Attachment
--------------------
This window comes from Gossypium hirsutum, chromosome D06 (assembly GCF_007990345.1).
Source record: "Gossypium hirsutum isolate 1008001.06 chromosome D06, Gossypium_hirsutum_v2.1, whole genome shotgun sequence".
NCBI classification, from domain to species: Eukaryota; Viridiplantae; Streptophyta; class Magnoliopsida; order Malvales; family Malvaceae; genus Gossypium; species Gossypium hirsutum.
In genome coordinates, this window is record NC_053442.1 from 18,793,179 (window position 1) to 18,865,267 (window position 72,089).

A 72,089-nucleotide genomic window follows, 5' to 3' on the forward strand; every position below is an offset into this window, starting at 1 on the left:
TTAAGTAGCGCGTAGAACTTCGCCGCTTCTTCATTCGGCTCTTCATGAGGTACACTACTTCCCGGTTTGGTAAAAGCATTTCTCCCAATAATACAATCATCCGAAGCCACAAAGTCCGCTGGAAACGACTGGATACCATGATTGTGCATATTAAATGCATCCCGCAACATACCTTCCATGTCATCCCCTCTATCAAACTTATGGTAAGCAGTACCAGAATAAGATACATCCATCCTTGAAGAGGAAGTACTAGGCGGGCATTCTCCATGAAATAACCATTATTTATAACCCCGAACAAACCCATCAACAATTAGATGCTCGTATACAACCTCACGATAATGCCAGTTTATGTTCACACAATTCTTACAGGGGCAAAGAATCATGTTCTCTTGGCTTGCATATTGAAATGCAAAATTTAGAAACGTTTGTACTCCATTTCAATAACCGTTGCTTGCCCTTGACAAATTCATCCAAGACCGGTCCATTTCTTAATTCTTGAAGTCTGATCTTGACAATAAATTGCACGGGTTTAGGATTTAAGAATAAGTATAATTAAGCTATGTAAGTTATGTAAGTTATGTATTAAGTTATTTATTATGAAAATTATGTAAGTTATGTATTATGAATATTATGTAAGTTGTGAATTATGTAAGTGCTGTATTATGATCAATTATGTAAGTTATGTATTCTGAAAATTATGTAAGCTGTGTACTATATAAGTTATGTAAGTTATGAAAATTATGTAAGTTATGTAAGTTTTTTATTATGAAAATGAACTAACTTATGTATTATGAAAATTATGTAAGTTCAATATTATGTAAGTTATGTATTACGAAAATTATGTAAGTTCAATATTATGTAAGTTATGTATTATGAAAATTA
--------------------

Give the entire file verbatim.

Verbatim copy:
This window comes from Gossypium hirsutum, chromosome D06 (assembly GCF_007990345.1).
Source record: "Gossypium hirsutum isolate 1008001.06 chromosome D06, Gossypium_hirsutum_v2.1, whole genome shotgun sequence".
NCBI classification, from domain to species: Eukaryota; Viridiplantae; Streptophyta; class Magnoliopsida; order Malvales; family Malvaceae; genus Gossypium; species Gossypium hirsutum.
In genome coordinates, this window is record NC_053442.1 from 18,793,179 (window position 1) to 18,865,267 (window position 72,089).

A 72,089-nucleotide genomic window follows, 5' to 3' on the forward strand; every position below is an offset into this window, starting at 1 on the left:
TTAAGTAGCGCGTAGAACTTCGCCGCTTCTTCATTCGGCTCTTCATGAGGTACACTACTTCCCGGTTTGGTAAAAGCATTTCTCCCAATAATACAATCATCCGAAGCCACAAAGTCCGCTGGAAACGACTGGATACCATGATTGTGCATATTAAATGCATCCCGCAACATACCTTCCATGTCATCCCCTCTATCAAACTTATGGTAAGCAGTACCAGAATAAGATACATCCATCCTTGAAGAGGAAGTACTAGGCGGGCATTCTCCATGAAATAACCATTATTTATAACCCCGAACAAACCCATCAACAATTAGATGCTCGTATACAACCTCACGATAATGCCAGTTTATGTTCACACAATTCTTACAGGGGCAAAGAATCATGTTCTCTTGGCTTGCATATTGAAATGCAAAATTTAGAAACGTTTGTACTCCATTTCAATAACCGTTGCTTGCCCTTGACAAATTCATCCAAGACCGGTCCATTTCTTAATTCTTGAAGTCTGATCTTGACAATAAATTGCACGGGTTTAGGATTTAAGAATAAGTATAATTAAGCTATGTAAGTTATGTAAGTTATGTATTAAGTTATTTATTATGAAAATTATGTAAGTTATGTATTATGAATATTATGTAAGTTGTGAATTATGTAAGTGCTGTATTATGATCAATTATGTAAGTTATGTATTCTGAAAATTATGTAAGCTGTGTACTATATAAGTTATGTAAGTTATGAAAATTATGTAAGTTATGTAAGTTTTTTATTATGAAAATGAACTAACTTATGTATTATGAAAATTATGTAAGTTCAATATTATGTAAGTTATGTATTACGAAAATTATGTAAGTTCAATATTATGTAAGTTATGTATTATGAAAATTA